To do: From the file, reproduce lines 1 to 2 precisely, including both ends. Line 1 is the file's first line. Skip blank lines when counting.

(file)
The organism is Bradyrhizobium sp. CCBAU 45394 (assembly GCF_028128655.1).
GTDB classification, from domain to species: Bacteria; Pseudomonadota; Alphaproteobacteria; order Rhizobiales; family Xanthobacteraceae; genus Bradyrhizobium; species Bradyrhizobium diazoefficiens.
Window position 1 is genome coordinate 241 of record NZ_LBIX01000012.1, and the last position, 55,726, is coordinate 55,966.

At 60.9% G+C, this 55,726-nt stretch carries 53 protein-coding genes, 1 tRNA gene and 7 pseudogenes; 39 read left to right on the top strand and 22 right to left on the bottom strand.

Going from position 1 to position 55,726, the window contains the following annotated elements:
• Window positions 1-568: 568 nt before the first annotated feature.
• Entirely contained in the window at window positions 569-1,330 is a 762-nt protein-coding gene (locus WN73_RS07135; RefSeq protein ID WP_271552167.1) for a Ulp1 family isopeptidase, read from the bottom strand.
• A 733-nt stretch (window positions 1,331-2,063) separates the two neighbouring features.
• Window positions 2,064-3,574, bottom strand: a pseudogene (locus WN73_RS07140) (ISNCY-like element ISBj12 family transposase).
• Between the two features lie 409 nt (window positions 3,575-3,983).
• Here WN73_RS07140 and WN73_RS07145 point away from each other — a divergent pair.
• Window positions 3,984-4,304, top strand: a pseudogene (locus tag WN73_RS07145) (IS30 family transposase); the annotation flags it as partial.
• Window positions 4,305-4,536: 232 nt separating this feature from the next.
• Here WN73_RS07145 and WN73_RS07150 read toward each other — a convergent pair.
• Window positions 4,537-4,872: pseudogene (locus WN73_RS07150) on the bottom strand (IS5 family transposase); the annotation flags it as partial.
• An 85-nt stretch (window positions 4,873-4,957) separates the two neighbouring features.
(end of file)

The organism is Bradyrhizobium sp. CCBAU 45394 (assembly GCF_028128655.1).
GTDB classification, from domain to species: Bacteria; Pseudomonadota; Alphaproteobacteria; order Rhizobiales; family Xanthobacteraceae; genus Bradyrhizobium; species Bradyrhizobium diazoefficiens.